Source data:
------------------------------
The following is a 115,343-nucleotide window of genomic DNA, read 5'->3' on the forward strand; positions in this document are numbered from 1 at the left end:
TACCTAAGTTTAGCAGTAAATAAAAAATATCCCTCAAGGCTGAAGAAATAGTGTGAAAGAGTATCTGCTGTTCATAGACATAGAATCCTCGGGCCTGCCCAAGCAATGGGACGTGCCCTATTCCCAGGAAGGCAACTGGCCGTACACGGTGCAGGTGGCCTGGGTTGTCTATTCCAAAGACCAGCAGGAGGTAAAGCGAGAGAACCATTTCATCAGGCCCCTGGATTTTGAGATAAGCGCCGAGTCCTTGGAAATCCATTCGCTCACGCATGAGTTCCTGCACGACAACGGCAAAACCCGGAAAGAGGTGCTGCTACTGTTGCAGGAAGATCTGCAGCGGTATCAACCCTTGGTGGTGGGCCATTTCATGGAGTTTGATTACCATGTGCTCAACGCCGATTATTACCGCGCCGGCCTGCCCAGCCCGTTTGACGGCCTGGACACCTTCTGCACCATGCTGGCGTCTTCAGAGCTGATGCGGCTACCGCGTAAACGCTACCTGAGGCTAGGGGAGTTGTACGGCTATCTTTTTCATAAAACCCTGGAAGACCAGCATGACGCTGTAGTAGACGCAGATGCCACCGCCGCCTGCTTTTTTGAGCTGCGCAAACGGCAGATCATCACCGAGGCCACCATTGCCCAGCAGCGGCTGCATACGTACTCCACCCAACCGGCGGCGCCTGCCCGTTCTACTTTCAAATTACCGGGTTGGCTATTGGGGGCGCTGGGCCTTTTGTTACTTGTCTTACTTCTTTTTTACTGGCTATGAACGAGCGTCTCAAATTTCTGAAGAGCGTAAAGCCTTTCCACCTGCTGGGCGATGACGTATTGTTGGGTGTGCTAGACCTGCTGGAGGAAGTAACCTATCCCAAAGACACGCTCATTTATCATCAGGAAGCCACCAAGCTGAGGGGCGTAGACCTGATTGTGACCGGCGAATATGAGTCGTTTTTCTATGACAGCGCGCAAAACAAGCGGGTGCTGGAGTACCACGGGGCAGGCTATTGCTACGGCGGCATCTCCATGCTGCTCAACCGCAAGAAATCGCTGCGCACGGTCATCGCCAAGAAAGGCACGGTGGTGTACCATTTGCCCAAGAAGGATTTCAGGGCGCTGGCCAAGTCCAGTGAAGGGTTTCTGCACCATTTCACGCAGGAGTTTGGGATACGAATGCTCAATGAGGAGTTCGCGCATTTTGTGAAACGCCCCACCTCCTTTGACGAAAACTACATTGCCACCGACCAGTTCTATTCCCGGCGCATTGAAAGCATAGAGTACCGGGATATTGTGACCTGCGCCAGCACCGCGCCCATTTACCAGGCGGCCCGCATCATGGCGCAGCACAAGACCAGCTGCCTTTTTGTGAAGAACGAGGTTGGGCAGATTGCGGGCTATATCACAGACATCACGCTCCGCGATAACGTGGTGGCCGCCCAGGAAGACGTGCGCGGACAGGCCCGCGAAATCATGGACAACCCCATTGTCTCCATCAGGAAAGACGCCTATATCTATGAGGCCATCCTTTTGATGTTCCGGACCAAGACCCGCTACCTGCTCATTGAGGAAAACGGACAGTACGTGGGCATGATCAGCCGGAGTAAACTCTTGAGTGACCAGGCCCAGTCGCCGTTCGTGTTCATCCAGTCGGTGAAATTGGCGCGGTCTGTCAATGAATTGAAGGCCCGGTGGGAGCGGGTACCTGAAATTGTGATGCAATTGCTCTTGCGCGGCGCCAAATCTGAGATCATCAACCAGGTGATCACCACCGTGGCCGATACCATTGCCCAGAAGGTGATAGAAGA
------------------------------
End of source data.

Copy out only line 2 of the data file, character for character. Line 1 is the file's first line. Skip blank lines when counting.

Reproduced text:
TACCTAAGTTTAGCAGTAAATAAAAAATATCCCTCAAGGCTGAAGAAATAGTGTGAAAGAGTATCTGCTGTTCATAGACATAGAATCCTCGGGCCTGCCCAAGCAATGGGACGTGCCCTATTCCCAGGAAGGCAACTGGCCGTACACGGTGCAGGTGGCCTGGGTTGTCTATTCCAAAGACCAGCAGGAGGTAAAGCGAGAGAACCATTTCATCAGGCCCCTGGATTTTGAGATAAGCGCCGAGTCCTTGGAAATCCATTCGCTCACGCATGAGTTCCTGCACGACAACGGCAAAACCCGGAAAGAGGTGCTGCTACTGTTGCAGGAAGATCTGCAGCGGTATCAACCCTTGGTGGTGGGCCATTTCATGGAGTTTGATTACCATGTGCTCAACGCCGATTATTACCGCGCCGGCCTGCCCAGCCCGTTTGACGGCCTGGACACCTTCTGCACCATGCTGGCGTCTTCAGAGCTGATGCGGCTACCGCGTAAACGCTACCTGAGGCTAGGGGAGTTGTACGGCTATCTTTTTCATAAAACCCTGGAAGACCAGCATGACGCTGTAGTAGACGCAGATGCCACCGCCGCCTGCTTTTTTGAGCTGCGCAAACGGCAGATCATCACCGAGGCCACCATTGCCCAGCAGCGGCTGCATACGTACTCCACCCAACCGGCGGCGCCTGCCCGTTCTACTTTCAAATTACCGGGTTGGCTATTGGGGGCGCTGGGCCTTTTGTTACTTGTCTTACTTCTTTTTTACTGGCTATGAACGAGCGTCTCAAATTTCTGAAGAGCGTAAAGCCTTTCCACCTGCTGGGCGATGACGTATTGTTGGGTGTGCTAGACCTGCTGGAGGAAGTAACCTATCCCAAAGACACGCTCATTTATCATCAGGAAGCCACCAAGCTGAGGGGCGTAGACCTGATTGTGACCGGCGAATATGAGTCGTTTTTCTATGACAGCGCGCAAAACAAGCGGGTGCTGGAGTACCACGGGGCAGGCTATTGCTACGGCGGCATCTCCATGCTGCTCAACCGCAAGAAATCGCTGCGCACGGTCATCGCCAAGAAAGGCACGGTGGTGTACCATTTGCCCAAGAAGGATTTCAGGGCGCTGGCCAAGTCCAGTGAAGGGTTTCTGCACCATTTCACGCAGGAGTTTGGGATACGAATGCTCAATGAGGAGTTCGCGCATTTTGTGAAACGCCCCACCTCCTTTGACGAAAACTACATTGCCACCGACCAGTTCTATTCCCGGCGCATTGAAAGCATAGAGTACCGGGATATTGTGACCTGCGCCAGCACCGCGCCCATTTACCAGGCGGCCCGCATCATGGCGCAGCACAAGACCAGCTGCCTTTTTGTGAAGAACGAGGTTGGGCAGATTGCGGGCTATATCACAGACATCACGCTCCGCGATAACGTGGTGGCCGCCCAGGAAGACGTGCGCGGACAGGCCCGCGAAATCATGGACAACCCCATTGTCTCCATCAGGAAAGACGCCTATATCTATGAGGCCATCCTTTTGATGTTCCGGACCAAGACCCGCTACCTGCTCATTGAGGAAAACGGACAGTACGTGGGCATGATCAGCCGGAGTAAACTCTTGAGTGACCAGGCCCAGTCGCCGTTCGTGTTCATCCAGTCGGTGAAATTGGCGCGGTCTGTCAATGAATTGAAGGCCCGGTGGGAGCGGGTACCTGAAATTGTGATGCAATTGCTCTTGCGCGGCGCCAAATCTGAGATCATCAACCAGGTGATCACCACCGTGGCCGATACCATTGCCCAGAAGGTGATAGAAGA